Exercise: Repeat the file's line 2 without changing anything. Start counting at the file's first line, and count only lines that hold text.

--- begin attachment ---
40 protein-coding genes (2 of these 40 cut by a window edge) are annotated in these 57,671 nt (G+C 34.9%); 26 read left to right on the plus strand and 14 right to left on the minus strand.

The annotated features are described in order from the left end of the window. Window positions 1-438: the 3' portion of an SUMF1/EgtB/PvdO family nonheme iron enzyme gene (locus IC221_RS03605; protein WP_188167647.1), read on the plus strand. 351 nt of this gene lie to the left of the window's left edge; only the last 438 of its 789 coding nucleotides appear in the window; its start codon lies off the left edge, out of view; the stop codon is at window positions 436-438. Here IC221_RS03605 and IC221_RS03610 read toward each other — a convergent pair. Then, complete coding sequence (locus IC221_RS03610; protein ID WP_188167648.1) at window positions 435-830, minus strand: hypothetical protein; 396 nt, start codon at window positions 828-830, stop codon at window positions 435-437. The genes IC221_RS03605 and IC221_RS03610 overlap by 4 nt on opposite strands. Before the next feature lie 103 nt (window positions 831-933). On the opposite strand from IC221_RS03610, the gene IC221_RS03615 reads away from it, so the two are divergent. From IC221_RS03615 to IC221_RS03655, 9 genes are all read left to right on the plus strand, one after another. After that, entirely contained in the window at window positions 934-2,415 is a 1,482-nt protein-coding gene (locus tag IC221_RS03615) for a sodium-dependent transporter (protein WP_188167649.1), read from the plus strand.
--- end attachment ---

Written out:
The annotated features are described in order from the left end of the window. Window positions 1-438: the 3' portion of an SUMF1/EgtB/PvdO family nonheme iron enzyme gene (locus IC221_RS03605; protein WP_188167647.1), read on the plus strand. 351 nt of this gene lie to the left of the window's left edge; only the last 438 of its 789 coding nucleotides appear in the window; its start codon lies off the left edge, out of view; the stop codon is at window positions 436-438. Here IC221_RS03605 and IC221_RS03610 read toward each other — a convergent pair. Then, complete coding sequence (locus IC221_RS03610; protein ID WP_188167648.1) at window positions 435-830, minus strand: hypothetical protein; 396 nt, start codon at window positions 828-830, stop codon at window positions 435-437. The genes IC221_RS03605 and IC221_RS03610 overlap by 4 nt on opposite strands. Before the next feature lie 103 nt (window positions 831-933). On the opposite strand from IC221_RS03610, the gene IC221_RS03615 reads away from it, so the two are divergent. From IC221_RS03615 to IC221_RS03655, 9 genes are all read left to right on the plus strand, one after another. After that, entirely contained in the window at window positions 934-2,415 is a 1,482-nt protein-coding gene (locus tag IC221_RS03615) for a sodium-dependent transporter (protein WP_188167649.1), read from the plus strand.